(1875 - 1947)
The first Japanese-born author to publish English-language poetry, Yonejirō Noguchi was born in Tsushima, Japan. In 1893, midway through a degree at Keio University, he moved to San Francisco. He worked as a journalist until becoming a live-in handyman for the poet-adventurer Joaquin Miller, who introduced him into the city’s active bohemian community. With Miller’s support, Noguchi transferred his attention to writing, publishing poetry collections, novels, and literary and art criticism prolifically over the next decades and traveling widely as a reader and speaker.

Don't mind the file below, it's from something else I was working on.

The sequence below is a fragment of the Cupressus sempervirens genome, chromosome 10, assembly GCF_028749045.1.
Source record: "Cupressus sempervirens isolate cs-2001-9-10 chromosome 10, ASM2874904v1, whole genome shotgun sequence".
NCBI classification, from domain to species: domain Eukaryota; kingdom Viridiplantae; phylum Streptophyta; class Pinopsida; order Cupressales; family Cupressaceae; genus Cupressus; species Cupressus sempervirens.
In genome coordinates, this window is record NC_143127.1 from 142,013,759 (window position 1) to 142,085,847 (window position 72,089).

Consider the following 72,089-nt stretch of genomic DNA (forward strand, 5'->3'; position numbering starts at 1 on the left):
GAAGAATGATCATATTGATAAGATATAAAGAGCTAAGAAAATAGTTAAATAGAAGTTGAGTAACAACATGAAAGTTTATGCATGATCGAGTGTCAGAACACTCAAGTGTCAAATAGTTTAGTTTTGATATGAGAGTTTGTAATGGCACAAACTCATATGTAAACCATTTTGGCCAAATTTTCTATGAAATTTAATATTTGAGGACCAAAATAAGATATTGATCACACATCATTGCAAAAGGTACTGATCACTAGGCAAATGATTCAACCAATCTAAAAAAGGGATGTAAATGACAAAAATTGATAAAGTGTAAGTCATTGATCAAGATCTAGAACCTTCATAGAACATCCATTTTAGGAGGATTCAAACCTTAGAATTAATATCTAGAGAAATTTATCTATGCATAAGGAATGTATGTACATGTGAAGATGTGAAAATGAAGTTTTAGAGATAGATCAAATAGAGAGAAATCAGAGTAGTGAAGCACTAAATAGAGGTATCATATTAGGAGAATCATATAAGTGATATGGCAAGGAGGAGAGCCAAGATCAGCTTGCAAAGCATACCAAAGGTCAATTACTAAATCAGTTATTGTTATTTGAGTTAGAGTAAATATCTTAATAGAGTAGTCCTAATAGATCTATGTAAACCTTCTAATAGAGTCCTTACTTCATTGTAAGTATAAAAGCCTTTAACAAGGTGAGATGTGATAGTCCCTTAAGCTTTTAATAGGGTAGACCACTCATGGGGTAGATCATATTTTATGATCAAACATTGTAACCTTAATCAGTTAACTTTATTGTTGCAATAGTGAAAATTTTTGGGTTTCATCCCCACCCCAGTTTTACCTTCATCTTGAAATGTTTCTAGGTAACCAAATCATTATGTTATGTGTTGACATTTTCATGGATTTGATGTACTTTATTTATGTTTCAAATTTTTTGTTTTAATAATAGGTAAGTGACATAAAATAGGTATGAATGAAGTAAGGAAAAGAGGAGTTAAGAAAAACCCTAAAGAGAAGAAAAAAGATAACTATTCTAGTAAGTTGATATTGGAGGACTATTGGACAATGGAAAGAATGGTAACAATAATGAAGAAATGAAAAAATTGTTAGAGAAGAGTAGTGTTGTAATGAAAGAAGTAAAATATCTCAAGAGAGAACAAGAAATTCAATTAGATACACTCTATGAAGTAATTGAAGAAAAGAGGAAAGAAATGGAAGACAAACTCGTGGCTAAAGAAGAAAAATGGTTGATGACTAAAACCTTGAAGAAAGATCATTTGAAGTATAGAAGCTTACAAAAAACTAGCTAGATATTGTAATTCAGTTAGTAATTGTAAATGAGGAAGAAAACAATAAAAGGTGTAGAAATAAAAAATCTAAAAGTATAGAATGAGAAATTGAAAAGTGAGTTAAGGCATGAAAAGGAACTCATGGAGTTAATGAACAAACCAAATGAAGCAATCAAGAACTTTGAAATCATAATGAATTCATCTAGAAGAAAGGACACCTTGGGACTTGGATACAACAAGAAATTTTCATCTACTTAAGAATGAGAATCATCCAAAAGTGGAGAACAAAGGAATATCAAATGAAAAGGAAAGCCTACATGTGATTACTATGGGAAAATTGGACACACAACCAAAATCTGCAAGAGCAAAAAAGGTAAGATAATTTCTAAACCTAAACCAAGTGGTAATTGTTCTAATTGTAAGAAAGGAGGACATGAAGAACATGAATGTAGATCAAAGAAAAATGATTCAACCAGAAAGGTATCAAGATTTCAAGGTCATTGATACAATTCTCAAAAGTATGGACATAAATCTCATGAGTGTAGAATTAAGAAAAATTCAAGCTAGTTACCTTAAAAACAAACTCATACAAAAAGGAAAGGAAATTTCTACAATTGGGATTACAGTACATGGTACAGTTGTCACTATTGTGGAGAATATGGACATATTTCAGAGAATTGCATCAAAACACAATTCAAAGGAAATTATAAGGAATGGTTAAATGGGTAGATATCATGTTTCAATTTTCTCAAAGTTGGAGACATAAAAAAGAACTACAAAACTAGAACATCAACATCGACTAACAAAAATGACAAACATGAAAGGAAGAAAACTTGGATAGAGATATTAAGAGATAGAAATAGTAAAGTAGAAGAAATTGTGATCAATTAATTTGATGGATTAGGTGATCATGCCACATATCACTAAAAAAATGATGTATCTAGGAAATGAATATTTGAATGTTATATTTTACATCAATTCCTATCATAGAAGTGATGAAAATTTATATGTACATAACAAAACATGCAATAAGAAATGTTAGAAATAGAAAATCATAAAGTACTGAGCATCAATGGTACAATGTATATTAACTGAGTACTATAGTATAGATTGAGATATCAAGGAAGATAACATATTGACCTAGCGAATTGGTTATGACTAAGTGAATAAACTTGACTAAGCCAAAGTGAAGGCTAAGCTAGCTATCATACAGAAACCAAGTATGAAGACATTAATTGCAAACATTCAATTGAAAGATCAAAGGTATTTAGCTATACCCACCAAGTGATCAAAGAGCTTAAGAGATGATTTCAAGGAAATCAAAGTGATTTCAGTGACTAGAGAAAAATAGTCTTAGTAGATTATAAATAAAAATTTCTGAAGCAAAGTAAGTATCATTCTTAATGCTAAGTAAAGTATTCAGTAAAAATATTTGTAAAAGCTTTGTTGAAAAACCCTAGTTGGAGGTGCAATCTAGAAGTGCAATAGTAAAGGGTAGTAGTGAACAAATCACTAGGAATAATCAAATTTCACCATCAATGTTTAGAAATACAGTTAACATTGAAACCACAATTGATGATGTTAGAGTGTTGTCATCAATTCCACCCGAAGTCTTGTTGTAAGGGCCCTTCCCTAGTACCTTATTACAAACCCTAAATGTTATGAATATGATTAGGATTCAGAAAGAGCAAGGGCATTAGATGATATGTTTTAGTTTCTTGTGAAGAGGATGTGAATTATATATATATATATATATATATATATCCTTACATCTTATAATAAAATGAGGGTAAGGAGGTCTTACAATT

His work was received inconsistently by both the U.S. and Japanese reading public; however, Noguchi’s unconventional free-verse style gained him many influential literary admirers—among them W. B. Yeats, Thomas Hardy, Marianne Moore, and Rabindranath Tagore—and his collection The Pilgrimage was likely a major influence on the Imagist movement of the 1910s. Noguchi maintained a web of romantic entanglements with both men and women, including a short-lived secret marriage to his editor Léonie Gilmour, which produced his son, noted sculptor Isamu Noguchi. He moved back to Japan in 1904 and began writing Japanese-language poetry late in life. Noguchi died in Tokyo in 1947.